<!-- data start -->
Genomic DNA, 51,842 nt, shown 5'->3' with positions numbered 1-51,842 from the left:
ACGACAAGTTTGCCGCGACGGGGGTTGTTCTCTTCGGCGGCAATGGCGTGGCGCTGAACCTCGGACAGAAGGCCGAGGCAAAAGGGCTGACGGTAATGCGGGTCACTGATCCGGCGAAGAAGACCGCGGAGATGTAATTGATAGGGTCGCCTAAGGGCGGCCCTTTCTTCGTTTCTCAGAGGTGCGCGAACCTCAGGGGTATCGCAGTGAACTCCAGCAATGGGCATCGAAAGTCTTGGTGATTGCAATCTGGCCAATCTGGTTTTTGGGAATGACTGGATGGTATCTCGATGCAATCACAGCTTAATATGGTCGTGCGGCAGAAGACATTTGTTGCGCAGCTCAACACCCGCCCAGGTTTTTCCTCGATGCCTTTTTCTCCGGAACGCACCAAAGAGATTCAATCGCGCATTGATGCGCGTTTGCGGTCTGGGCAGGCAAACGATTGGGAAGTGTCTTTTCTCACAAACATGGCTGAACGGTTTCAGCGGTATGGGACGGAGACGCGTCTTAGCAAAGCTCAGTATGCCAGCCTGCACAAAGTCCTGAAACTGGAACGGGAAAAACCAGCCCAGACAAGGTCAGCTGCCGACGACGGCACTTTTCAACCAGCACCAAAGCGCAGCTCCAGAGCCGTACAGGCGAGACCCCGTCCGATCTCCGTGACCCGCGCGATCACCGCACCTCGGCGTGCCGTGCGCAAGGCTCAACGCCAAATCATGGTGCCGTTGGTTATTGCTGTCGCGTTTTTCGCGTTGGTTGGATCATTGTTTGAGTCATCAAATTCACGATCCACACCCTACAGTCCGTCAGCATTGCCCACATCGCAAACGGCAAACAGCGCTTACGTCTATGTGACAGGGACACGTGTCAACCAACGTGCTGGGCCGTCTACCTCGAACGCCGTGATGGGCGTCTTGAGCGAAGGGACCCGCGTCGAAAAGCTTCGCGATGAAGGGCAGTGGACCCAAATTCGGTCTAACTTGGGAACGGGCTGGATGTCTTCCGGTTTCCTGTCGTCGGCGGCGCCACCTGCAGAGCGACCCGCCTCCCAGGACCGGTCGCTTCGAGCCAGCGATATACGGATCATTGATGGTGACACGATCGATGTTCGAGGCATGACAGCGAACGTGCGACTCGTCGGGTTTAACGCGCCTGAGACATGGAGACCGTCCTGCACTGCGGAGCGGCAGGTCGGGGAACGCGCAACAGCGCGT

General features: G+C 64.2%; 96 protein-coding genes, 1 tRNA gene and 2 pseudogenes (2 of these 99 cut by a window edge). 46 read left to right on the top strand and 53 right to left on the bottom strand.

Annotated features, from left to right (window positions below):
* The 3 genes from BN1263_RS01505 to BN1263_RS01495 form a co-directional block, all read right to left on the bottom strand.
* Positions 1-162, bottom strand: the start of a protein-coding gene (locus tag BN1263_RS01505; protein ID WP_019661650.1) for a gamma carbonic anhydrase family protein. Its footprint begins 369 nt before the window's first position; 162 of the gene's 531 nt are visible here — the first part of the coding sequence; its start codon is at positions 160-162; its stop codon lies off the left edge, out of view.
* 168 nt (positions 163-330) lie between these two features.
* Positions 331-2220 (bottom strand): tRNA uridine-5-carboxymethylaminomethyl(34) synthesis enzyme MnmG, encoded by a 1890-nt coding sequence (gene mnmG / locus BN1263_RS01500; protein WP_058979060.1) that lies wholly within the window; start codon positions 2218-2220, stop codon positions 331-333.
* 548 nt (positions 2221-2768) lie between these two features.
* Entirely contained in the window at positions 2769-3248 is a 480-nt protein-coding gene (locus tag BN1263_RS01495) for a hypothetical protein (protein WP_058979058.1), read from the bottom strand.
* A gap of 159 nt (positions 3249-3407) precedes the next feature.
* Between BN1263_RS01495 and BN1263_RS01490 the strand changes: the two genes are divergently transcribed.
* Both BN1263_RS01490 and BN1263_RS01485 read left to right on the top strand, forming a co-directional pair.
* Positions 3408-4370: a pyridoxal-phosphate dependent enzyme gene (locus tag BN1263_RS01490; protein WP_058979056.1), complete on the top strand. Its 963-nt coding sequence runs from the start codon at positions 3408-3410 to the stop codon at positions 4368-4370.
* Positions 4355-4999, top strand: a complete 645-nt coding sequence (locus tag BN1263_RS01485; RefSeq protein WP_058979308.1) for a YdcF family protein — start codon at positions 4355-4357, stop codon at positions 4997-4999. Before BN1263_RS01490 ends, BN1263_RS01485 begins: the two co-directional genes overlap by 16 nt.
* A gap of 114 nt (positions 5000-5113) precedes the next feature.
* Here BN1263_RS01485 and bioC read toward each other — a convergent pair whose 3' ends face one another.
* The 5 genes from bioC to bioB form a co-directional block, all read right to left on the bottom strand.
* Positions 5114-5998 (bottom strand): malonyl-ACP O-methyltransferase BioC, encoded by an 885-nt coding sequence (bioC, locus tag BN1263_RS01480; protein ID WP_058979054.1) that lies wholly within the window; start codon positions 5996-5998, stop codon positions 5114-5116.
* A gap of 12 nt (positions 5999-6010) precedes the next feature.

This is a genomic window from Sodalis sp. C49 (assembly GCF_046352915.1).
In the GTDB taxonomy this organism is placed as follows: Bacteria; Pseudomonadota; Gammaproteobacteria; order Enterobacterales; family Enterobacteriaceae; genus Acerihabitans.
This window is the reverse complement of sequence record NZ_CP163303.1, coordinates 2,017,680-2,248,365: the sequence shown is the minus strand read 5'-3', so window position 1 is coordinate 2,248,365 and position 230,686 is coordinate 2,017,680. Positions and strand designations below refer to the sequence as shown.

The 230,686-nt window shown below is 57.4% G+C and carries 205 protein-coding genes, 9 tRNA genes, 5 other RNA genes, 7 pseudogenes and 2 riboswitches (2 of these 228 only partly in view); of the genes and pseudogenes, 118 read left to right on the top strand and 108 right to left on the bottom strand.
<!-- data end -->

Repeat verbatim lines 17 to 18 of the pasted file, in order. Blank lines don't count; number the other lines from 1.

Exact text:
* Here BN1263_RS01485 and bioC read toward each other — a convergent pair whose 3' ends face one another.
* The 5 genes from bioC to bioB form a co-directional block, all read right to left on the bottom strand.